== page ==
Palestinians will reject any US role in peace process: Abbas

Paris/Ramallah: Palestinians will reject any US  role in peace efforts with Israel, President Mahmud Abbas said on Friday, a day after the UN General Assembly overwhelmingly voted to rebuke Washington over its recognition of Jerusalem as Israel’s capital.
Abbas was in Paris to meet with French President Emmanuel Macron, who said the US  has “marginalised itself” in the Israeli-Palestinian conflict. The UN resolution passed with 128 votes in favour and nine opposed. The US cautioned it was “taking names” and could cut assistance to critics who voted for the resolution.
It has yet to announce exact measures, with several of the largest recipients of US  aid defying the warning. “It is because of this US decision to support illegality and the blatant violations of our rights that we will not accept the US as the mediator in the peace process, nor are we going to accept any plan from the US side,” Abbas said in a statement.
“The US decided to support Israel’s claims and rhetoric of an exclusive ‘Jewish capital,’ over the inclusion and respect that a city important to the three monotheistic religions should have,” said his statement ahead of Christmas.
Macron told journalists that he was against US President Donald Trump’s “unilateral” decision on Jerusalem but that he would also refrain from immediately recognising Palestine as a state. “That would be a reaction to another unilateral decision that has led to unrest in the region,” said the French leader.
More than 130 nations recognise Palestine, which was admitted as a non-member observer state to the UN in 2012, following a vote in the General Assembly. On the ground in the Palestinian territories, two people were killed in the Gaza Strip by Israeli security forces, local medics said.
Dozens were injured, including from tear gas inhalation, in fresh clashes between protesters and Israeli security forces in Gaza and the West Bank. “Troops are responding with riot dispersal means.
In addition, during the violent riots, IDF soldiers fired live rounds selectively towards main instigators,” the Israeli military said in a statement, using an acronym for itself.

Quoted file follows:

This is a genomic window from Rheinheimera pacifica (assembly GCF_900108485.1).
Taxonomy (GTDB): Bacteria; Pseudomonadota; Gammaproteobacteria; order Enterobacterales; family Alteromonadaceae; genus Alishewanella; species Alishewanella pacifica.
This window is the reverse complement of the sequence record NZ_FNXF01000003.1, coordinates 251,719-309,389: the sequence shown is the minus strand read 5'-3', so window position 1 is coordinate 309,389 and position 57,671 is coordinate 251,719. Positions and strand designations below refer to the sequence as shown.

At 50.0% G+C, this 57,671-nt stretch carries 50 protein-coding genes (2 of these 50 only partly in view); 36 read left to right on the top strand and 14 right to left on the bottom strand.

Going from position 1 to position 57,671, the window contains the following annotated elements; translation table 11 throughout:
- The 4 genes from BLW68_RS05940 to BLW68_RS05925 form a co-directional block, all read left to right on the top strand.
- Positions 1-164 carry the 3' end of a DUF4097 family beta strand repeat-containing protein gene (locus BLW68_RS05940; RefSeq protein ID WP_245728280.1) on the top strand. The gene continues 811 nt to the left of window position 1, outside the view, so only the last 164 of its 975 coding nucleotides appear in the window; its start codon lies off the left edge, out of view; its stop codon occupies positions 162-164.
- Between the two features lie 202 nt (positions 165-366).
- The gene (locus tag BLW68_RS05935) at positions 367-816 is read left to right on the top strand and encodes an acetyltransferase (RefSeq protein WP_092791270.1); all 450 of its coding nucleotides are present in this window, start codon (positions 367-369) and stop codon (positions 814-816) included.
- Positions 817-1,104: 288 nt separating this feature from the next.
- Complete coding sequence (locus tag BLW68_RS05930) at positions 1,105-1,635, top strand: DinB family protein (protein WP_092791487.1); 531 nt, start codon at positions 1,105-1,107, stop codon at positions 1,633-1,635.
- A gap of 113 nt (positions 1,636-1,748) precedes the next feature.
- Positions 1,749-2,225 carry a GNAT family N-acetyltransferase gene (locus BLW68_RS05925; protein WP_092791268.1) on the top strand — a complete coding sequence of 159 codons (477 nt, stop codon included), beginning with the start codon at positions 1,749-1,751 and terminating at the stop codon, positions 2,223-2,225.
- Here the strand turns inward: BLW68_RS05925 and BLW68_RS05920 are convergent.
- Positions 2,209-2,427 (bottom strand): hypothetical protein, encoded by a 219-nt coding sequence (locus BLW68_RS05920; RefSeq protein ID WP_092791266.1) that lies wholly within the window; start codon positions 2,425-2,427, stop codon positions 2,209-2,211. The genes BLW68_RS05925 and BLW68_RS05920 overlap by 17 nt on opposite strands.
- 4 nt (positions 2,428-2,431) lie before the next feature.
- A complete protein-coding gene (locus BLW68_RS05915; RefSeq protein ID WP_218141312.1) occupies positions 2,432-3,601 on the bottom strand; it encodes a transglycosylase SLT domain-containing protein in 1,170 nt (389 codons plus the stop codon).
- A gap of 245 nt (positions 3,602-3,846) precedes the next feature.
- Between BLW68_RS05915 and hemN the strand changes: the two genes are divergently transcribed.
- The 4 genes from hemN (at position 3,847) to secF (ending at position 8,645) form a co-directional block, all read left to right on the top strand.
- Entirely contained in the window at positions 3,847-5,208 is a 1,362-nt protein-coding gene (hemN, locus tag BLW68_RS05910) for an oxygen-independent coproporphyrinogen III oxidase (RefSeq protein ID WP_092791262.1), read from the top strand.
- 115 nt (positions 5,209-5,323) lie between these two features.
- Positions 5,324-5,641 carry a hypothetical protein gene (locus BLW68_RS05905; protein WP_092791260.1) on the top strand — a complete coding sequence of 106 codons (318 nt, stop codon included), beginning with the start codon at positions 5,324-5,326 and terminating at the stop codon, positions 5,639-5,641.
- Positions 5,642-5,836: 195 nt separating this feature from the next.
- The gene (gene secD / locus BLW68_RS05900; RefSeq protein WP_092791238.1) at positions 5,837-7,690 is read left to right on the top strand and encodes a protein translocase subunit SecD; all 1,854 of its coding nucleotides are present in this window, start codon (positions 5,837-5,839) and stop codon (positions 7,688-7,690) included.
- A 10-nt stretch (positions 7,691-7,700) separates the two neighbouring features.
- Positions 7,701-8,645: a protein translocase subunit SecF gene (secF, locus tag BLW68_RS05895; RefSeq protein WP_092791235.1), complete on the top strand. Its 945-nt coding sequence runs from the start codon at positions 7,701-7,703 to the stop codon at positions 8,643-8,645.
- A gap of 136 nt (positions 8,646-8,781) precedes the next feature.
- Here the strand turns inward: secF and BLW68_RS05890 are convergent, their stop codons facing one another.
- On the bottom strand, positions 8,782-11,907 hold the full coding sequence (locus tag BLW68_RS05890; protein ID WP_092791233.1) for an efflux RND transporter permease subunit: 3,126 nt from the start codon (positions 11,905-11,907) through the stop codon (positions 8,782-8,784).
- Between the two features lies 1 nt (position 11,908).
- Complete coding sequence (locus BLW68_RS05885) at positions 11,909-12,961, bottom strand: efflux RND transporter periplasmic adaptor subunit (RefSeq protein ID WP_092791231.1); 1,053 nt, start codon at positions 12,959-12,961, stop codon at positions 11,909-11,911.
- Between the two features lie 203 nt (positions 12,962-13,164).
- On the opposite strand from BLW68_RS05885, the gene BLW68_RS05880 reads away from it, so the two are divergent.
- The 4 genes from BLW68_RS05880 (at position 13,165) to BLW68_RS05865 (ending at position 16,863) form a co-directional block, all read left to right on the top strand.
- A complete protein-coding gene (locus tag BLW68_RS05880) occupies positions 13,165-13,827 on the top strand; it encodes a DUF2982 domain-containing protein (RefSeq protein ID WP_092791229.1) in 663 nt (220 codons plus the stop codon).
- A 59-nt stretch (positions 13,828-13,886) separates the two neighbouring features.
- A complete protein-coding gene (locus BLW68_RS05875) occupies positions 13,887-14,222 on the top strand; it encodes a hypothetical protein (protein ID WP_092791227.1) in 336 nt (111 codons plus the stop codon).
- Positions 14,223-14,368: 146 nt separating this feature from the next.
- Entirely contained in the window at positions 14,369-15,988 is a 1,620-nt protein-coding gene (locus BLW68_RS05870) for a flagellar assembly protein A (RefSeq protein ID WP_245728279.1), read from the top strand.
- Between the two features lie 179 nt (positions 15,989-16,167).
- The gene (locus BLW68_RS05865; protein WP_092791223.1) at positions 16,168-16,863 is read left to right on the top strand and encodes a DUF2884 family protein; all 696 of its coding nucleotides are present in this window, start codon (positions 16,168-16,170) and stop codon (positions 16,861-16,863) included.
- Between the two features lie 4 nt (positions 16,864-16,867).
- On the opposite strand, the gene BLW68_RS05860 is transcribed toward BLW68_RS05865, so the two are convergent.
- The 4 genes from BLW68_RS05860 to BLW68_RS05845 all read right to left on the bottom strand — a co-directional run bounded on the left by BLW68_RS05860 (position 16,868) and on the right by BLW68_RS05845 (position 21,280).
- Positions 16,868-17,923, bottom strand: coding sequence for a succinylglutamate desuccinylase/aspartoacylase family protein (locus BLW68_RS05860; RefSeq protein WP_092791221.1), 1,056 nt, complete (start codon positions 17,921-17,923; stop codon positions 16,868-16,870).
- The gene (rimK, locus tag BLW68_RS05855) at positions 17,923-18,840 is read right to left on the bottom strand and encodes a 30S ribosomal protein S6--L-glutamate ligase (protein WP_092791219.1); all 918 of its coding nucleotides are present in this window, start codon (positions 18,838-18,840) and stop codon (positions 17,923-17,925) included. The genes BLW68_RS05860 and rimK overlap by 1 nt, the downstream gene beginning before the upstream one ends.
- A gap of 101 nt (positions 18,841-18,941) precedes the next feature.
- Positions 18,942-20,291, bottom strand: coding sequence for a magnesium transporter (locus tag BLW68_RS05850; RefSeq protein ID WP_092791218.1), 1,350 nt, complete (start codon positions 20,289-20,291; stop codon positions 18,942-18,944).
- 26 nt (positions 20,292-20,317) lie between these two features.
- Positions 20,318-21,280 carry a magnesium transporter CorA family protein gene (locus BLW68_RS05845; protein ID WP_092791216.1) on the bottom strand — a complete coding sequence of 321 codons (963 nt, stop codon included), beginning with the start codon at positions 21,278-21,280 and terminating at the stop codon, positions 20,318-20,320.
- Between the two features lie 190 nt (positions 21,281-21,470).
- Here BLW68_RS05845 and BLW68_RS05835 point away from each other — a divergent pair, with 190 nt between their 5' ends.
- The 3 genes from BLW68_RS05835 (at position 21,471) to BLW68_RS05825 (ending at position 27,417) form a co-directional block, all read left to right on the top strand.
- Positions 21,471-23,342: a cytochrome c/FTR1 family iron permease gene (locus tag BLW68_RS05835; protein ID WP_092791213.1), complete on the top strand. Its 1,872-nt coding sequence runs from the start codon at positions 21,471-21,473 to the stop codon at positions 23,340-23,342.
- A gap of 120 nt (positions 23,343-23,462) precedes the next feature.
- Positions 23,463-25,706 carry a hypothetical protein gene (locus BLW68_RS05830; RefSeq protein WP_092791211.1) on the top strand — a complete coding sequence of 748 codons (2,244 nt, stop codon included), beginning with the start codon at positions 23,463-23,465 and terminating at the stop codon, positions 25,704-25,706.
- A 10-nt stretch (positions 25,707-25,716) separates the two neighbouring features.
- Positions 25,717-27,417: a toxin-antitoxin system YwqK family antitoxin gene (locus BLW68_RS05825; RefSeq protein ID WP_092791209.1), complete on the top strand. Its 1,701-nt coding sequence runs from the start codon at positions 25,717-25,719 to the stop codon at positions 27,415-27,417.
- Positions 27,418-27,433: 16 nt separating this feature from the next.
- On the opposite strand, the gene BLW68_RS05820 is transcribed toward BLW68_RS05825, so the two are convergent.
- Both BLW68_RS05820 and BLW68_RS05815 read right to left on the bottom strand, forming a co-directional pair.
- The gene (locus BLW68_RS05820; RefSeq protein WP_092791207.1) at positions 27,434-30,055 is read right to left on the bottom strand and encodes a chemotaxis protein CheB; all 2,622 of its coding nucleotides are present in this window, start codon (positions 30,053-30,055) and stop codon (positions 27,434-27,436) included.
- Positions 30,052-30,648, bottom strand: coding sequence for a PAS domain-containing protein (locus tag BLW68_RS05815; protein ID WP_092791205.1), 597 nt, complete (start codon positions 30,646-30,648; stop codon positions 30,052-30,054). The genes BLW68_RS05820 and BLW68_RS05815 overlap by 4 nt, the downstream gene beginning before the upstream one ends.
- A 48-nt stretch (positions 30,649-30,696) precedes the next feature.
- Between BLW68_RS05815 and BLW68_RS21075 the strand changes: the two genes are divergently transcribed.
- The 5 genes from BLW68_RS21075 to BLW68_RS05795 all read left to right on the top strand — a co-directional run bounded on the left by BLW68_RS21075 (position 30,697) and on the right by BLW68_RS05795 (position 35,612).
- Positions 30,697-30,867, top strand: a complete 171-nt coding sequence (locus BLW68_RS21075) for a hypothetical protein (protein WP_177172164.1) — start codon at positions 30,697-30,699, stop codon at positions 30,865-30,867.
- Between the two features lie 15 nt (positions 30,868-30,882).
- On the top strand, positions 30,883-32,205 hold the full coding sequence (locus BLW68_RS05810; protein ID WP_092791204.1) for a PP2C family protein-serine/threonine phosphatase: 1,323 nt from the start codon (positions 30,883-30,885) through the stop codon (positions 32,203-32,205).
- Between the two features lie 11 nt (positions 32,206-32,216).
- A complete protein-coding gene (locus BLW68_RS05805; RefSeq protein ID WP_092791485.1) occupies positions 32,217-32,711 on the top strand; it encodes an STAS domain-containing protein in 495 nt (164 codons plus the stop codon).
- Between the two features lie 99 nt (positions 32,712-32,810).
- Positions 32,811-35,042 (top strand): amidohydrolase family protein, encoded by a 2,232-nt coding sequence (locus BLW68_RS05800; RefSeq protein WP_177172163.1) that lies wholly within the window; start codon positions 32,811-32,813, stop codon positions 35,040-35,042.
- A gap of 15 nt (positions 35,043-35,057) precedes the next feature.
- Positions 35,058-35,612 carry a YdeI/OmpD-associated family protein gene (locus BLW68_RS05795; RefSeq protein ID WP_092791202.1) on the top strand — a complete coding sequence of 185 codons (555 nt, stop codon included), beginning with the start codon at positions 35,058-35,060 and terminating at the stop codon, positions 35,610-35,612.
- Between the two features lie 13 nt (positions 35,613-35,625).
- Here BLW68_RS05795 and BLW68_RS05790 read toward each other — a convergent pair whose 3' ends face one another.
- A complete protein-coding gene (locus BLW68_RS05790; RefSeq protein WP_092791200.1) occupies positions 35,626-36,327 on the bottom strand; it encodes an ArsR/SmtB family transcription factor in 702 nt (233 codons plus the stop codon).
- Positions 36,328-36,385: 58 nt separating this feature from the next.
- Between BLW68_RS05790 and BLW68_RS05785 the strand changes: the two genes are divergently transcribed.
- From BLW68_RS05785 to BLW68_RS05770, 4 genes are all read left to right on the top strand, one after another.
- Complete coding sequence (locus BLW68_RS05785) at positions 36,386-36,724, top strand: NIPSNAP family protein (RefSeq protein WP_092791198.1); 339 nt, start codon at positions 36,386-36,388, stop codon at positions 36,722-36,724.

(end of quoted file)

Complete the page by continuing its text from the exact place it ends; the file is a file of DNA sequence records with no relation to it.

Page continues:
The death raises to seven the number of Palestinians killed by gunfire since Trump announced his decision on December 6.
Abbas has repeatedly indicated he wants the UN to take a greater role in the stalled peace process so that Washington is no longer the driver of any deal.
During his campaign, Trump had pledged he would forge a lasting peace agreement between Israelis and Palestinians.
Meanwhile, Turkish President Recep Tayyip Erdogan said US threats on cutting aid to those who criticise the superpower over Jerusalem area was danger to the UN and international order. “Such blackmails deal a blow to the character of such institutions as the UN, which are the backbone of the international system,” Erdogan said in Ankara. “No country has the right to blatantly threaten the entire world,relying on its own financial and political strength,” said the Turkish leader, who had pushed for the UN General Assembly session a day earlier. Trump also plans to move the US Embassy to Jerusalem, sparking global outrage, especially among Arabs and Muslims.
Europe too has largely rejected the measure. A UN Security Council resolution criticising the US failed only due to Washington’s veto power, as even allies Britain and France voted against Trump’s announcement on the contested city.
Palestinians hope East Jerusalem will be the capital of their future state, but Israel claims the whole city as its capital. — DPA